• Andy

    Pomfret’s book is a great recommendation but I propose Chinese Characteristics by Arthur Smith. My Chinese friends tell me that when they read it they feel he is describing them despite the age of the book.

  • This is an enjoyable exercise, especially since via the comment thread, you quickly go from one book to many. I like a lot of the books listed, including Factory Girls and Country Driving, as well as some that aren’t up there, such as Yu Hua’s new China in Ten Words and Zha Jianying’s Tide Players, both of which I wrote very positive reviews of this year. At the risk of self-promotion (and no, I’m not about to mention a book I WROTE), I’d like to mention that this fall the University of California Press will be bringing out one called CHINESE CHARACTERS: Fast-Changing Lives in a Fast-Changing Land, which like many of the best books on China, including Pomfret’s and Zha’s and Sang Ye’s CHINA CANDID, conveys the country through life stories. What’s different about this one (which has a tumblr site up already ) is that it will be an anthology of pieces by gifted writers with deep knowledge of China. Hessler and Chang will both be represented (so you don’t have to choose one or the other), as will (among others) Ian Johnson, Evan Osnos, Ananth Krishnan (who covers China for The Hindu newspaper), Xujun Eberlein (who mostly writes fiction but here goes into reportage), and some academics (who mostly write with footnotes, but go footnote-free here). I co-edited the book with freelance writer Angilee Shah (hence my comment about self-promotion…a way of saying you should take everything I say about the book with a grain of salt).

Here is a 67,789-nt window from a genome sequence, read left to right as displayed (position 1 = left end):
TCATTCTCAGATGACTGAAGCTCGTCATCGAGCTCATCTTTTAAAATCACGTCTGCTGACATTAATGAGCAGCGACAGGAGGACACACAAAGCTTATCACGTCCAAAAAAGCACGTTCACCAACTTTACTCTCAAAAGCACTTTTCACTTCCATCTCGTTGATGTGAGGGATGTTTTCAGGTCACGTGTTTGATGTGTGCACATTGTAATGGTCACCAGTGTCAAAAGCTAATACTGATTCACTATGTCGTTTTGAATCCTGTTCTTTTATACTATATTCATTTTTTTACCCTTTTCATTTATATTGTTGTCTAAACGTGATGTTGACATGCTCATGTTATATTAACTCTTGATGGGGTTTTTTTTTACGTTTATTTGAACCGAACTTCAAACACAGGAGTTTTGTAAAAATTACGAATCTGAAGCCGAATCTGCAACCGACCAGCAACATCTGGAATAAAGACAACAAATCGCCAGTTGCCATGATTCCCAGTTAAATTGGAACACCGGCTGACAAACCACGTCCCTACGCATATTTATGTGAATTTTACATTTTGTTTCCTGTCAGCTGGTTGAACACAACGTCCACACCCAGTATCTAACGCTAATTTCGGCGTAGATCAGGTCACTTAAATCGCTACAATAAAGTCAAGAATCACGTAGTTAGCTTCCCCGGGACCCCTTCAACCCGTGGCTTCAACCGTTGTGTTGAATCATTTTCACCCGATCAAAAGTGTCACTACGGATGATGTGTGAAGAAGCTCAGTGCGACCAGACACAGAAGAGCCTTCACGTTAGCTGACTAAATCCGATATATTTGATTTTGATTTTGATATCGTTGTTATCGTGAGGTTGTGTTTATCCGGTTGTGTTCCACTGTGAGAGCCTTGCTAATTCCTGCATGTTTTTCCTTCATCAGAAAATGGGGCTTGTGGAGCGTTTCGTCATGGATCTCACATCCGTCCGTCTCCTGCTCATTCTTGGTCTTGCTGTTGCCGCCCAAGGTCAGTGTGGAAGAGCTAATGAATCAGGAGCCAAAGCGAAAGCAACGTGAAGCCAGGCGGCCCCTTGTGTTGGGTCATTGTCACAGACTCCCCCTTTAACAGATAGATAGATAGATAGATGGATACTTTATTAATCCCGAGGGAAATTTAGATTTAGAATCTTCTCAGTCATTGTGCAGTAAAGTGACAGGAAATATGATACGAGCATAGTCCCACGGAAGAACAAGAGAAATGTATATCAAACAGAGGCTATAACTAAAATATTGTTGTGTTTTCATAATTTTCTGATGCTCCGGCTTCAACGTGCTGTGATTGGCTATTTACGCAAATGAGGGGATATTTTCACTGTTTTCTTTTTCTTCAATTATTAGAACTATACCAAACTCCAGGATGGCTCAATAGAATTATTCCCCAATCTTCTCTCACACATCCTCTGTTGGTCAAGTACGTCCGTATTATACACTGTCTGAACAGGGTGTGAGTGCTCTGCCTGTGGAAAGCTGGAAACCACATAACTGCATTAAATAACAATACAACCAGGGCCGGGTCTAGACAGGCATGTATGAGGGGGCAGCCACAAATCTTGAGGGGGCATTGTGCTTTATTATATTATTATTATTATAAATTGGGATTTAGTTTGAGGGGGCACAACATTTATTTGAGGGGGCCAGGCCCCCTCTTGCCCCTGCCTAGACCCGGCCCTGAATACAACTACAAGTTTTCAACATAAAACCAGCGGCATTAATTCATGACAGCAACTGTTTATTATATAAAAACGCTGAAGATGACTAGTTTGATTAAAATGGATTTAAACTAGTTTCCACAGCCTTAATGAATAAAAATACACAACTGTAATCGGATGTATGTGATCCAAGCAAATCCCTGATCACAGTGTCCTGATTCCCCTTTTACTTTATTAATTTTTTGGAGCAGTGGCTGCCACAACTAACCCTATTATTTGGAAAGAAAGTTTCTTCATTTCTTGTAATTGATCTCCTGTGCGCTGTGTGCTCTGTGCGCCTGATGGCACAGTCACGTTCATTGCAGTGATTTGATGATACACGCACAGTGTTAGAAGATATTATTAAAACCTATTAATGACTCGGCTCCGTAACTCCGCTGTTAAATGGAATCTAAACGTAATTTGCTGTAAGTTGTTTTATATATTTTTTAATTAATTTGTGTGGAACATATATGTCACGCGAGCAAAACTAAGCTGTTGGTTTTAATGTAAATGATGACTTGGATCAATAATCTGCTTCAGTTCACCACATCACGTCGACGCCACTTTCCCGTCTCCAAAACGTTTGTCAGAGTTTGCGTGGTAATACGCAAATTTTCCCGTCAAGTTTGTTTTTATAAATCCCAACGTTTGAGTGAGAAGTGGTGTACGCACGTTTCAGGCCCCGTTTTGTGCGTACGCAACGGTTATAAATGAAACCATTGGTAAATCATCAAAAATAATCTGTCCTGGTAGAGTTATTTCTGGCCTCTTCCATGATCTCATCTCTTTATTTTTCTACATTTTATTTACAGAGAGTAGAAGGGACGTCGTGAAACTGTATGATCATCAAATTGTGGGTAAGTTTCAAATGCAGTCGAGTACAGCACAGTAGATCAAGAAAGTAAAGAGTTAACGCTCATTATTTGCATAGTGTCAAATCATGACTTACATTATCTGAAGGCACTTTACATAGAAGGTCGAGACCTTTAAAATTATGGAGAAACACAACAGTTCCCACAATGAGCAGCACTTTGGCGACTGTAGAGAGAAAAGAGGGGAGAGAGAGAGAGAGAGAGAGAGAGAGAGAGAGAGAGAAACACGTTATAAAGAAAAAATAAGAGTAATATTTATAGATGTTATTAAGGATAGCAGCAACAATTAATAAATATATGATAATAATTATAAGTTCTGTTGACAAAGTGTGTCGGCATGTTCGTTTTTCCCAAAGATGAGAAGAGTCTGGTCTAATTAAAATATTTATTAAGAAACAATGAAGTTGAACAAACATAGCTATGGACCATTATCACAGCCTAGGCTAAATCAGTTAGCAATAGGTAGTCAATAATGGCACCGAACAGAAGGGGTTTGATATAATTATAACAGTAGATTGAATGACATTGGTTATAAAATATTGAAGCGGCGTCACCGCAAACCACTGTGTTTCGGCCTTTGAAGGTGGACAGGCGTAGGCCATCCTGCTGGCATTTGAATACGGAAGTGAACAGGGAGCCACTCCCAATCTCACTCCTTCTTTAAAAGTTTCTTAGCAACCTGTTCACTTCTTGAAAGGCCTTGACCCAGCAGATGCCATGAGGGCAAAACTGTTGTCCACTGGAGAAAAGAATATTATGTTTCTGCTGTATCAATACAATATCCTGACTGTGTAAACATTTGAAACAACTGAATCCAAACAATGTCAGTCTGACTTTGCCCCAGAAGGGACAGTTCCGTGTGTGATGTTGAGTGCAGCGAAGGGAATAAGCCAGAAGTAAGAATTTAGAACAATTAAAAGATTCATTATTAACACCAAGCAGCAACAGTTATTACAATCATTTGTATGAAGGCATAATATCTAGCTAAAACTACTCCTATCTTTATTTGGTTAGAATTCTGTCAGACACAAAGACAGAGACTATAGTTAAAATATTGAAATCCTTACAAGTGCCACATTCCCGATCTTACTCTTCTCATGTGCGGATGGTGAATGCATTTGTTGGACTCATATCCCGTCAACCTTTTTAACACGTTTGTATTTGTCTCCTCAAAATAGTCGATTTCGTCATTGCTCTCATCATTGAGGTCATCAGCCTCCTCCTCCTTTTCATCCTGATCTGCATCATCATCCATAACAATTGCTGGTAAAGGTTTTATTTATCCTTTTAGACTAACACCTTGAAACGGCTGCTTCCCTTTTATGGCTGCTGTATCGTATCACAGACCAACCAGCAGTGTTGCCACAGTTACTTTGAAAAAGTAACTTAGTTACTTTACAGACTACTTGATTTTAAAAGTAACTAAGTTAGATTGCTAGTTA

• david whistler

    Lots of great books there but I would nominate Richard McGregor’s The Party. Best book for the general poltical reader to understand the mindset.